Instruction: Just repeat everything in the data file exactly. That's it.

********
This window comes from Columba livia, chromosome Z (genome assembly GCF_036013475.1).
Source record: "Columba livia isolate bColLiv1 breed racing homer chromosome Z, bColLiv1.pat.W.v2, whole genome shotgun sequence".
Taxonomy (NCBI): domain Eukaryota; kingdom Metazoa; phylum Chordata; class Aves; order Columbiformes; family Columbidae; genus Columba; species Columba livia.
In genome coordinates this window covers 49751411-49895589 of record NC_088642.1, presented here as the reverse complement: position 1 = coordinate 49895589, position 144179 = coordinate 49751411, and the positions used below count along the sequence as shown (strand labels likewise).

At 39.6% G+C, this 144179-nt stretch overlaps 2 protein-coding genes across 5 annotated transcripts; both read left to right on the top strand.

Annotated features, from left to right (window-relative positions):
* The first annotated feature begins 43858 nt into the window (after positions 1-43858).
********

This window comes from Columba livia, chromosome Z (genome assembly GCF_036013475.1).
Source record: "Columba livia isolate bColLiv1 breed racing homer chromosome Z, bColLiv1.pat.W.v2, whole genome shotgun sequence".
Taxonomy (NCBI): domain Eukaryota; kingdom Metazoa; phylum Chordata; class Aves; order Columbiformes; family Columbidae; genus Columba; species Columba livia.
In genome coordinates this window covers 49751411-49895589 of record NC_088642.1, presented here as the reverse complement: position 1 = coordinate 49895589, position 144179 = coordinate 49751411, and the positions used below count along the sequence as shown (strand labels likewise).

At 39.6% G+C, this 144179-nt stretch overlaps 2 protein-coding genes across 5 annotated transcripts; both read left to right on the top strand.

Annotated features, from left to right (window-relative positions):
* The first annotated feature begins 43858 nt into the window (after positions 1-43858).